Defensive line (6): Calais Campbell, Michael Pierce, Justin Madubuike, Broderick Washington, Brent Urban, Travis Jones
When the Ravens signed Urban in May, the writing was on the wall for Derek Wolfe. With Wolfe’s release last month as part of an injury settlement, the defensive line has a solid two-deep at all three spots. Pierce’s no-show at minicamp was worrisome, but Harbaugh indicated that he’s expected to return in good health for training camp. If the Ravens need additional help inside, they could keep Isaiah Mack or Aaron Crawford or sign another tackle.
Outside linebacker (5): Tyus Bowser, Odafe Oweh, Justin Houston, Daelin Hayes, Vince Biegel
After tearing his Achilles tendon in March, second-round pick David Ojabo won’t be ready for a while. If he starts the season on the reserve/nonfootball injury list, he’d be inactive for at least the first six weeks of practice and miss at least the Ravens’ first eight games. Houston’s return should bolster the position’s depth, especially after the sudden death of Jaylon Ferguson, but injury concerns still abound. If Bowser (Achilles tendon) isn’t expected to be ready by Week 1, or if another contributor gets banged up in the preseason, the Ravens would have to do their homework on free agents like Jason Pierre-Paul and Carlos Dunlap II.
Inside linebacker (4): Patrick Queen, Josh Bynes, Malik Harrison, Kristian Welch
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Despite their shortcomings in obvious passing situations, Queen and Bynes were solid run defenders in their first year as a starting duo. If there’s similar carryover into this season, the Ravens’ reliance on “box” safeties like Chuck Clark and first-round pick Kyle Hamilton should ease concerns about the group’s depth. Harrison and Welch are well positioned to hold onto their reserve spots, if only because of their sizable roles on the Ravens’ special teams units. Undrafted rookies Diego Fagot (Navy), Josh Ross and Zakoby McClain could challenge for a spot, though.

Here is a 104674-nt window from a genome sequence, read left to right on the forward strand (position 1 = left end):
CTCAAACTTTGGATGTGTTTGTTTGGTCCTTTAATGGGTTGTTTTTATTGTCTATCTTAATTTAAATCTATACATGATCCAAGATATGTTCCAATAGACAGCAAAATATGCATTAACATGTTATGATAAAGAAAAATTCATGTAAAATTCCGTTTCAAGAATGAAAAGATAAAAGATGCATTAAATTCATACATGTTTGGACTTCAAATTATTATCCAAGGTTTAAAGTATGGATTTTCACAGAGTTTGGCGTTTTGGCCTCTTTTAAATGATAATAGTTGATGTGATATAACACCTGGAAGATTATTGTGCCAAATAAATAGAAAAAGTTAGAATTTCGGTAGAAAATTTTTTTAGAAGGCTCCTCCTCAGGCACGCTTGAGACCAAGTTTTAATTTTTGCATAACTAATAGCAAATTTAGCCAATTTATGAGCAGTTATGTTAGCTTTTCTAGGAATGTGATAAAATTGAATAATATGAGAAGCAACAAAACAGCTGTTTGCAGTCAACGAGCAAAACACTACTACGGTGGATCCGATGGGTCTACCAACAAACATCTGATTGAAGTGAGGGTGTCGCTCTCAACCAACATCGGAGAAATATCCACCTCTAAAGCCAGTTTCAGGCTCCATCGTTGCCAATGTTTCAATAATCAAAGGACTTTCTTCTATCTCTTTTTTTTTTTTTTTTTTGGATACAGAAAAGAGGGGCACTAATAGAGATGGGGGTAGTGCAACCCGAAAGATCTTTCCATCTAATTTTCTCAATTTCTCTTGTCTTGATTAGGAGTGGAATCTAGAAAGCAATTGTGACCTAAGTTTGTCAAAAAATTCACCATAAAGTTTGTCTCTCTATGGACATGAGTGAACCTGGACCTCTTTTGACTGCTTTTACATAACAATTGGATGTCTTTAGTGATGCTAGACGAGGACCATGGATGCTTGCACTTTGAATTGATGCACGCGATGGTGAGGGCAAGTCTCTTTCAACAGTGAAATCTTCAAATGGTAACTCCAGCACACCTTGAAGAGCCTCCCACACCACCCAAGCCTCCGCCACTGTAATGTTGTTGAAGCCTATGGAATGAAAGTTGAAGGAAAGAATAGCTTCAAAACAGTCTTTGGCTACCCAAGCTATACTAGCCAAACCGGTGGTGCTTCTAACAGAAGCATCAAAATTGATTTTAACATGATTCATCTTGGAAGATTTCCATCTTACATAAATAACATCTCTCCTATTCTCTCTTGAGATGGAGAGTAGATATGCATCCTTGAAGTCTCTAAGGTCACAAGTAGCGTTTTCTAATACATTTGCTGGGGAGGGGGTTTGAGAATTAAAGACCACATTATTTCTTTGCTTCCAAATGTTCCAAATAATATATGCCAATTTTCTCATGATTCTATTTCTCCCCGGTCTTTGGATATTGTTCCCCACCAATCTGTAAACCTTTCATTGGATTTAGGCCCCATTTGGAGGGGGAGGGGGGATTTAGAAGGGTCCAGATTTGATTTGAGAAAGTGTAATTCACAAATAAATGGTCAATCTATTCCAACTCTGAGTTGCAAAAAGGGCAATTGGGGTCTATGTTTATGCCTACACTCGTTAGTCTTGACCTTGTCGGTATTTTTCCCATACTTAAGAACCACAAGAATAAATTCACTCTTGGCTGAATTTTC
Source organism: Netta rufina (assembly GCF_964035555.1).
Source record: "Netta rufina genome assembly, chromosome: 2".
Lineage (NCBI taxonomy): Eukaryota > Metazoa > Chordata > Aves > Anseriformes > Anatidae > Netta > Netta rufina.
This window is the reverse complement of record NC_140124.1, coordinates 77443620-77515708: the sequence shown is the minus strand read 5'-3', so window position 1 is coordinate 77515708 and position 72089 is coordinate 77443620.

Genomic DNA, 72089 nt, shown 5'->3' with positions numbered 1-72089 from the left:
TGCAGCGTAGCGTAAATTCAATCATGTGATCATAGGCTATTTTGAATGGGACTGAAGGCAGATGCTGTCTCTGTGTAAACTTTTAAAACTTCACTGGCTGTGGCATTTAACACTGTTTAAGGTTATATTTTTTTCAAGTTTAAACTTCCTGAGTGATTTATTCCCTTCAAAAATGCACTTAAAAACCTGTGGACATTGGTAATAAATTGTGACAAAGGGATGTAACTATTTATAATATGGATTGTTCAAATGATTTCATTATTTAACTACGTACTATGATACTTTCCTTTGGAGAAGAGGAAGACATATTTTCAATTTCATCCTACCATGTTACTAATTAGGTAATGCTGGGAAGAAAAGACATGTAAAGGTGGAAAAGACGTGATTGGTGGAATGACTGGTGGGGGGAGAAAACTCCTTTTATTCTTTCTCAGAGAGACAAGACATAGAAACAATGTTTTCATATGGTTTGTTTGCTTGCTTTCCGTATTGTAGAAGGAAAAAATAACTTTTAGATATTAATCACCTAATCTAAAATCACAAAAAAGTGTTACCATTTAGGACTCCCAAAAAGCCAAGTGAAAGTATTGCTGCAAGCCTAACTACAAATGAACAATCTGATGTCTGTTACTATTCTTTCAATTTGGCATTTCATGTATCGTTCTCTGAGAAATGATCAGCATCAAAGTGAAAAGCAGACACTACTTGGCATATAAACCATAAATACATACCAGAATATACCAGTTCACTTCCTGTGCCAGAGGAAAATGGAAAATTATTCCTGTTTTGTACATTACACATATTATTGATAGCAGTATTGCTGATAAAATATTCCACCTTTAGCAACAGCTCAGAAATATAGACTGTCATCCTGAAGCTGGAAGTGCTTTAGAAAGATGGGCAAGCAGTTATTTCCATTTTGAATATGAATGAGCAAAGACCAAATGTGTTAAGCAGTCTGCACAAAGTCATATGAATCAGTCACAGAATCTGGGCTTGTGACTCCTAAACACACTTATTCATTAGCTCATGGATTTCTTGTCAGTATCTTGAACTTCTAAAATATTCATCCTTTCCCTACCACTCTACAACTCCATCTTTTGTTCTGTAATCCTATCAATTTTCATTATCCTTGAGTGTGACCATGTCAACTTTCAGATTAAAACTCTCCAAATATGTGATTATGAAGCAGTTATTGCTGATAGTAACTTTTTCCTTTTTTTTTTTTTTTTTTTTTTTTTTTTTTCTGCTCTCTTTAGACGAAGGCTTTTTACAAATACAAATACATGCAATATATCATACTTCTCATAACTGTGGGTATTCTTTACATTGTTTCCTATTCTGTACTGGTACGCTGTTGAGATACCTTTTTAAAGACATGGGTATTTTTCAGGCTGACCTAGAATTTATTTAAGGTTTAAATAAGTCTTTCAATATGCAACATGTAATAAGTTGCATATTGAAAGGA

Cornerback (6): Marlon Humphrey, Marcus Peters, Brandon Stephens, Kyle Fuller, Jalyn Armour-Davis, Damarion “Pepe” Williams
This group will enter the season looking nothing like last year’s did, especially if Peters, still rehabbing a torn ACL, is cleared to play. Stephens will be needed more at cornerback, where he played most often in college, than at safety, where he played most often as a rookie. Fuller was a key free-agent acquisition. And fourth-round picks Armour-Davis and Williams have impressed throughout offseason workouts. Kevon Seymour, who played heavily on both defense and special teams late last season, is a solid reserve who’ll enter camp on the bubble.
Safety (4): Marcus Williams, Chuck Clark, Kyle Hamilton, Geno Stone
This should have one of camp’s fiercest roster battles. If the Ravens see Stephens as a part-time safety, would they really keep five full-timers at the position? If not, the fourth and final spot would likely come down to Stone, who took a step forward in his second year in Baltimore, and Jefferson, who’s turned around his career in his second stint in Baltimore. Stone’s special teams ability could be too much to overcome there. The biggest variable is Clark; if he’s traded before the season, Stone and Jefferson would have much better roster odds. So would Ar’Darius Washington, who needs to impress after missing offseason workouts to rehab a foot injury.
Specialists (3): Justin Tucker, Jordan Stout, Nick Moore
Moore stepped in for Morgan Cox last year, and the Ravens’ kicking battery hardly skipped a beat. Sam Koch won’t be any easier to replace, but with the retired punter now on staff as a special teams consultant, Stout will have one of the game’s best resources on speed dial.